Now for the apology:

I want to sincerely apologize to the Detroit Zoological Society staff,
volunteers, members, donors, guests, the community, and all who love
and support our Detroit Zoo for my mistake. While an apology won’t
correct it, I do want everyone to know that I’m truly sorry.

I’m grateful to our Board for accepting my apology — I offer no
excuses — and for inviting me to stay on as Executive Director. I
accept the Board’s sanctions with the seriousness with which they’re
given, and hope that my performance going forward will reinforce that
they made the right decision.

We have a truly great Zoo. Almost 80 years of community hard work and
significant public/private investment have brought us to this point.
Over those many years our wonderful staff and volunteers have pioneered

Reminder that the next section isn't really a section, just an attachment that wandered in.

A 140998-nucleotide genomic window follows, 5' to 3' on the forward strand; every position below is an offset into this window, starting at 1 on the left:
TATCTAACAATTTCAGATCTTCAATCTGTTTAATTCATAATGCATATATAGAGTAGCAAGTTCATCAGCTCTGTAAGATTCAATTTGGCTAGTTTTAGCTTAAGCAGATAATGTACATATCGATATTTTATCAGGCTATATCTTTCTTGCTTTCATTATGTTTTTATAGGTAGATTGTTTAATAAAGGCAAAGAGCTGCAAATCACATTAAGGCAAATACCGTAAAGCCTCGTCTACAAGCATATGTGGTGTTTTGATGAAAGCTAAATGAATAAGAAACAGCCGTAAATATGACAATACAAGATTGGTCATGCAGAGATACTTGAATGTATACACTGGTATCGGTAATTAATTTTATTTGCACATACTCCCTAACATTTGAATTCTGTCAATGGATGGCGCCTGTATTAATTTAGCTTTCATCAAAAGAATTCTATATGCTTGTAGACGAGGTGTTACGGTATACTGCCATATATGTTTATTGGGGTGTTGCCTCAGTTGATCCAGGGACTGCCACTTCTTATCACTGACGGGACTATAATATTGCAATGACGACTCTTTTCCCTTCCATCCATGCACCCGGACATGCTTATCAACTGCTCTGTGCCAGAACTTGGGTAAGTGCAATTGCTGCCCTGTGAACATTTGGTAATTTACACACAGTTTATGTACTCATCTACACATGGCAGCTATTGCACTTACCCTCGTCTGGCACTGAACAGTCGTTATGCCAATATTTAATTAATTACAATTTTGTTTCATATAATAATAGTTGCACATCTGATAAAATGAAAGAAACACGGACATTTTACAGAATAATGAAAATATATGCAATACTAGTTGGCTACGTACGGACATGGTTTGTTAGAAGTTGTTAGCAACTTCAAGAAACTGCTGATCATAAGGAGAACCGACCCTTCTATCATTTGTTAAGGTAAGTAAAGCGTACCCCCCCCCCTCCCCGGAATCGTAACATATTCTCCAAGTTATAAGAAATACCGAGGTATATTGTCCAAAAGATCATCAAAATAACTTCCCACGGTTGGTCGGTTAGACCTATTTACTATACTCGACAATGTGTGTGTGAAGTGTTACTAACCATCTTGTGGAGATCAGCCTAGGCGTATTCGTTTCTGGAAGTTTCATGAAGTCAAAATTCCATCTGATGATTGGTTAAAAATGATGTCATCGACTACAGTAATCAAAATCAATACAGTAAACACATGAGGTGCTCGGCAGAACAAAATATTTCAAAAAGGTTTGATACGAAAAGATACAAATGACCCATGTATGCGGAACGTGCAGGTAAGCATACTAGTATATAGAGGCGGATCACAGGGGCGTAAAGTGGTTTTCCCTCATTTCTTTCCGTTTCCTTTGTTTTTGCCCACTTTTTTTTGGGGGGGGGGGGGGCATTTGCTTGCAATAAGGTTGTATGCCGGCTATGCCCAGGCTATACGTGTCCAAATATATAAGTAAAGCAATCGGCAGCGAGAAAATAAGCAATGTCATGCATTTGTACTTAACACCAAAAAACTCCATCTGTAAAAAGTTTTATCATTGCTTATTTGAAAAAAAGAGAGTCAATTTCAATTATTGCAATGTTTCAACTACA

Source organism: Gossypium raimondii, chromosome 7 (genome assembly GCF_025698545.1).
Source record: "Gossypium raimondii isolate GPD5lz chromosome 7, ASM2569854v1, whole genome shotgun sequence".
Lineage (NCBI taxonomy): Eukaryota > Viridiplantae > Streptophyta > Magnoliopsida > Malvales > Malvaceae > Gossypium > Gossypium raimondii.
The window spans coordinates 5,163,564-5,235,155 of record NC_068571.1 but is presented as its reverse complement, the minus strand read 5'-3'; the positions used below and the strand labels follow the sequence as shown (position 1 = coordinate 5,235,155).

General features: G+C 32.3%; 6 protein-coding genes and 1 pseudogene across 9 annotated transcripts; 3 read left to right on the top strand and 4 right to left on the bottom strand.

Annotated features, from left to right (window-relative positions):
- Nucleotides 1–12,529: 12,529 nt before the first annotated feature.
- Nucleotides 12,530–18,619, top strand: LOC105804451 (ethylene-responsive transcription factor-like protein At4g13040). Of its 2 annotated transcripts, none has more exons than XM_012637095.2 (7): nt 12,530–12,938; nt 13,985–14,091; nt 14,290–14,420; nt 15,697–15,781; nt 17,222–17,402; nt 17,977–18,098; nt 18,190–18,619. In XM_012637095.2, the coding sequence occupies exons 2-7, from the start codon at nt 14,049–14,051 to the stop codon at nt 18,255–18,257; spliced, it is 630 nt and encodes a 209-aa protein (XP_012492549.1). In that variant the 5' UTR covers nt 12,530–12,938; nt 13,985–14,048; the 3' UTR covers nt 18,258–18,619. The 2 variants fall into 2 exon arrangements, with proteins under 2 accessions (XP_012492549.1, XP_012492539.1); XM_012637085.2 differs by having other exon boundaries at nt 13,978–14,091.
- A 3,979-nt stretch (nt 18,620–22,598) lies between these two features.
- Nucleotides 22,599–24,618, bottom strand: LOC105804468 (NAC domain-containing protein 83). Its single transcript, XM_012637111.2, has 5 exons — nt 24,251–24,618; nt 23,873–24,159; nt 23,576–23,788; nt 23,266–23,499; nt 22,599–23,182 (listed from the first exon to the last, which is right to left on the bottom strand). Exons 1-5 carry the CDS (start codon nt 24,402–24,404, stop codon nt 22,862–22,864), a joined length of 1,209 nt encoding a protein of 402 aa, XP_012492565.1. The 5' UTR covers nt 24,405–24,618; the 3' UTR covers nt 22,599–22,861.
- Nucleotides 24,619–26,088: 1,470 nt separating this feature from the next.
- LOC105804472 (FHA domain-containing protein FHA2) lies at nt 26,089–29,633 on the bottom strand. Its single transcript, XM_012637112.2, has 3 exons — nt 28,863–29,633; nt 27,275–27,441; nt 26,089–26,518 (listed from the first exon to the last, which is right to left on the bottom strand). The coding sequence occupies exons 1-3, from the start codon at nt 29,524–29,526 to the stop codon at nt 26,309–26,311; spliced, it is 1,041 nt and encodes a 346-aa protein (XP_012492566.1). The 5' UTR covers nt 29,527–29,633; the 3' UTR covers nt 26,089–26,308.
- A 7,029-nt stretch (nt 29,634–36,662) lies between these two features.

many innovations, including unique guest experiences, animal habitats,
humane education, conservation and animal welfare. We need to keep
moving forward and we have plenty of challenges ahead. I’m sorry to
have hurt our path, especially since I care so much about this
community and Zoo. I hope you’ll forgive me and that you’ll continue to
help the Detroit Zoo.

Ron Kagan


Properly contrite. He’s sorry. He makes no excuses. He knows he done wrong. He acknowledges that the Board had every right to fire him. He pledges to be more dedicated than ever to making the Detroit Zoo awesome.

He also knows several polar bears who would be very angry if the mean Board made their friend go away.

Happy ending! Parade! Hooray!

One last piece to this story. Who hates Ron Kagan so much that they would send that anonymous fax in the first place?  A possible clue:

[Kagan] is perhaps best known for his controversial decision to send the
zoo’s two aging elephants to a California sanctuary. Kagan argued that